PINOCCHIO
Nottingham Playhouse/Sadler's Wells Theatre, London EC1
Opened 21 June, 1995

Not so much a summer panto as a family treat, Nottingham Playhouse's bilingual co-production with the Bari-based children's company, Teatro Kismet, is an inventive, effervescent re-telling of Carlo Collodi's tale, whose fizz begins before the house lights go down, as the players stage a stereotypically passionate dispute in Italian whilst setting up the stage.

Adapter Peter Biddle has eschewed any hint of saccharine Disneyfication: the cricket in Geppetto's workshop which tries to supply the voice of conscience (portrayed by a simple green glove with elongated antennae-like fingers) is, as in the original story, cheerfully killed by the puppet in his first selfish flush of life. At the end of the first act, Pinocchio is literally left dangling hanging by the neck from a tree in a forest composed of lengths of polythene tubing. Neil Irish's set has the economy necessary for a touring show all ladders and drapes but is versatile enough to conjure up a schoolroom, a dark wood or the ocean depths with a minimum of fuss whilst the performance continues unbroken in the foreground, accompanied by percussive sound effects played on stage by members of the cast.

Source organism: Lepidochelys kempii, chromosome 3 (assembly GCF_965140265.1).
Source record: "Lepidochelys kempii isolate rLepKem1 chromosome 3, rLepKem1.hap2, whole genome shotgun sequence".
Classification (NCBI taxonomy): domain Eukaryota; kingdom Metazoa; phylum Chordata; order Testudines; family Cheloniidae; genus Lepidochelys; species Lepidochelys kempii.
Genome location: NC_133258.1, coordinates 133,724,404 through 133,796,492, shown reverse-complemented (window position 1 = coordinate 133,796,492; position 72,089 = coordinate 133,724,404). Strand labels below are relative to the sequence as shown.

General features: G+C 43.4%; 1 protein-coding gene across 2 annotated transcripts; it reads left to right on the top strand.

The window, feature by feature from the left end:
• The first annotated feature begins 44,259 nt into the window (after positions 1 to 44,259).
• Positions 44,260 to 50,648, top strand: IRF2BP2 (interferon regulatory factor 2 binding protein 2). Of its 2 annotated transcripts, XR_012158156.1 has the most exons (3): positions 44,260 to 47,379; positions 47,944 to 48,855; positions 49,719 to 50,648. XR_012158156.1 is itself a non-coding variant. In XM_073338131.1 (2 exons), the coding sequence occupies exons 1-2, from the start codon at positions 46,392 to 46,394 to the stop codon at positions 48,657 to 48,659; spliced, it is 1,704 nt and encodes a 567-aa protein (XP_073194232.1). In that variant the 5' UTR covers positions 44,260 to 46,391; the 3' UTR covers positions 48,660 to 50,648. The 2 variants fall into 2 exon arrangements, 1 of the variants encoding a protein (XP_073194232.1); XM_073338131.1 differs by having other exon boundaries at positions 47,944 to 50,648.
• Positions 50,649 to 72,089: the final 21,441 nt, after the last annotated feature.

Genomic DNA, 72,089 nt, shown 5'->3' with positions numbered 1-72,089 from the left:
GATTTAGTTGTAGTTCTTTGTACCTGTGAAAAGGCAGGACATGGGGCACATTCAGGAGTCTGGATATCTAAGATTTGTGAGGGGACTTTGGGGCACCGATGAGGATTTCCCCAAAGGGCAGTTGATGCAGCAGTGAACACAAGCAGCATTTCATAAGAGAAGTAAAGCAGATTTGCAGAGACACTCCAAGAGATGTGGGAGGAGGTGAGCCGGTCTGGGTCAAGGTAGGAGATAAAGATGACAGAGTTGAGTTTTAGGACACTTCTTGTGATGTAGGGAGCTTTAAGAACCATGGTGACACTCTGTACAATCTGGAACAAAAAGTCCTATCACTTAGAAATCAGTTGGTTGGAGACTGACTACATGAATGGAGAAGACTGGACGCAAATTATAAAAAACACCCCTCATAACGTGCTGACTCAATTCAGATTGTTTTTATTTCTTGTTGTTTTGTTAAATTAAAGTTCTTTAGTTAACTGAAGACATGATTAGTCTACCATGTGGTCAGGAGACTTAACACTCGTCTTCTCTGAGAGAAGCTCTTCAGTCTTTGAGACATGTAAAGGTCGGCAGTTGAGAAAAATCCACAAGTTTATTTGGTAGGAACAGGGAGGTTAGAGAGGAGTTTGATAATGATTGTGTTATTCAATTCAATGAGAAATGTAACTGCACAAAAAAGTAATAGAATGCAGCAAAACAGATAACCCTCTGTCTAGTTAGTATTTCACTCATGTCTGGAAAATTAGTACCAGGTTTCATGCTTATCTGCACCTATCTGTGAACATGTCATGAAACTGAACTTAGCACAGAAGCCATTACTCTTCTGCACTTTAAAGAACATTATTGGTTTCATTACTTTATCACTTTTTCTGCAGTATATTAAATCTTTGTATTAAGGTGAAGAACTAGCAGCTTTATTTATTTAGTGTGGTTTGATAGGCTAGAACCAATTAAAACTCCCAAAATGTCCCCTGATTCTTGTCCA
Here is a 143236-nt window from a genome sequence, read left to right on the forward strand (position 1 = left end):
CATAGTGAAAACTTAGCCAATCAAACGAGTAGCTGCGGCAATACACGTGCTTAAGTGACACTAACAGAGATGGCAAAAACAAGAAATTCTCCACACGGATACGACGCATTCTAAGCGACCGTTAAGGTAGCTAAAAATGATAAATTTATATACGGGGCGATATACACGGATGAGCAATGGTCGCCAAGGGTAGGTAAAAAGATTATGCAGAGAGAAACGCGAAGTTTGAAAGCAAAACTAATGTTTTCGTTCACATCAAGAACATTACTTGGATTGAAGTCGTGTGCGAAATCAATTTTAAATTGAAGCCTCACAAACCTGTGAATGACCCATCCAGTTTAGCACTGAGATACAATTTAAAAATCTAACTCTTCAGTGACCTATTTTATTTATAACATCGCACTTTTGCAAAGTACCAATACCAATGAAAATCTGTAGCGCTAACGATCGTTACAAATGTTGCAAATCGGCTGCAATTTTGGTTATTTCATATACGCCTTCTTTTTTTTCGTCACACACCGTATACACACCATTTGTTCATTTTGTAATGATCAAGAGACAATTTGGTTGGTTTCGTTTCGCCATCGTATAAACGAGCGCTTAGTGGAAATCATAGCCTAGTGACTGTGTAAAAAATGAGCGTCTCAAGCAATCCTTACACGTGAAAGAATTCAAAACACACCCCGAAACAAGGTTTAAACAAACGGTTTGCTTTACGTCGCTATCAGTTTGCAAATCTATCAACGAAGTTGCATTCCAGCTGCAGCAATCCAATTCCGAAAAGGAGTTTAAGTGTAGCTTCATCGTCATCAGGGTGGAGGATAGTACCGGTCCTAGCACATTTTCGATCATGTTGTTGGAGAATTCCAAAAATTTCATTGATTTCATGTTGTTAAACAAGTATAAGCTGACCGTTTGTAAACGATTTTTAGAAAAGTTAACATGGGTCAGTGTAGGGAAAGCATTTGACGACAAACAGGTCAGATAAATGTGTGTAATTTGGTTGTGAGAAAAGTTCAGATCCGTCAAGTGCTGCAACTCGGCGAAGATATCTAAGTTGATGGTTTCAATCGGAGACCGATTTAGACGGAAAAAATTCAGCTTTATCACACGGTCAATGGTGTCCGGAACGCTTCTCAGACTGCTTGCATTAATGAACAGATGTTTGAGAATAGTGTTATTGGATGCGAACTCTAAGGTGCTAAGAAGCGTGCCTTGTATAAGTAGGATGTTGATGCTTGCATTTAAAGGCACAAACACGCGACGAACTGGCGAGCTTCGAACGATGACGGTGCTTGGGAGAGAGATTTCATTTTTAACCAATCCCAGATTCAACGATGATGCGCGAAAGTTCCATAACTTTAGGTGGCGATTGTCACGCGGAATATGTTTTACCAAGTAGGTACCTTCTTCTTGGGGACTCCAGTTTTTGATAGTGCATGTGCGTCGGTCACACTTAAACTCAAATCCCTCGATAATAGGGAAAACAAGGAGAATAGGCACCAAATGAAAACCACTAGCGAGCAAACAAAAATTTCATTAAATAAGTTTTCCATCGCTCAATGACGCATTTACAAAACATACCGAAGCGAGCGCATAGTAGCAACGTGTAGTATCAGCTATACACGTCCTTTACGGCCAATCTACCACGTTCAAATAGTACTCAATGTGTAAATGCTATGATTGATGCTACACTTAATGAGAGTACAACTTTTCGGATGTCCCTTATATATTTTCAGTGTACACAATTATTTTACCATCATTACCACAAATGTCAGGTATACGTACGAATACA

Around a quarter of the script is performed in animated Italian with discreet translation - a strategy which, nonetheless, never threatens to slow the momentum of vibrant story-telling. Biddle's English dialogue is peppered with clichés played for laughs: a carabiniero remarking: "'allo, 'allo, 'allo", a teacher awarding Pinocchio "10 out of 10 and a gold star", even a group of schoolboys on their way to the Land of Games chorusing, "Don't worry be happy".

Monica Contini, as Pinocchio, tries a little too hard in early scenes, displaying the fake exuberance of a children's television presenter. However, the show unfolds to accommodate her in a commedia style of broad, joyous presentation. This approach only really fails in the Land of Games sequence, in which the paradise of a place without schools or rules is told rather than shown, with no greater display of absolute freedom than marching around the stage. In a cast which doubles and trebles parts at the drop of a hat, Pia Wachter, in particular, seems to crop up every five minutes or so in a different guise, from a laughing parrot and a friendly tuna fish to the benevolent Blue Fairy who, despite apparently dying several times, finally returns to grant Pinocchio's wish of becoming a real boy by dint of removing a clothes-peg "nose" from Contini's face.

Practitioners of children's theatre constantly point out that talking down to a young audience is the kiss of death for any production in the field; Teatro Kismet's unashamedly brash style, rooted in Italian theatrical tradition, succeeds gloriously in creating the sensation that they are not performers so much as playmates.

Written for the Financial Times.

Copyright © Ian Shuttleworth; all rights reserved.

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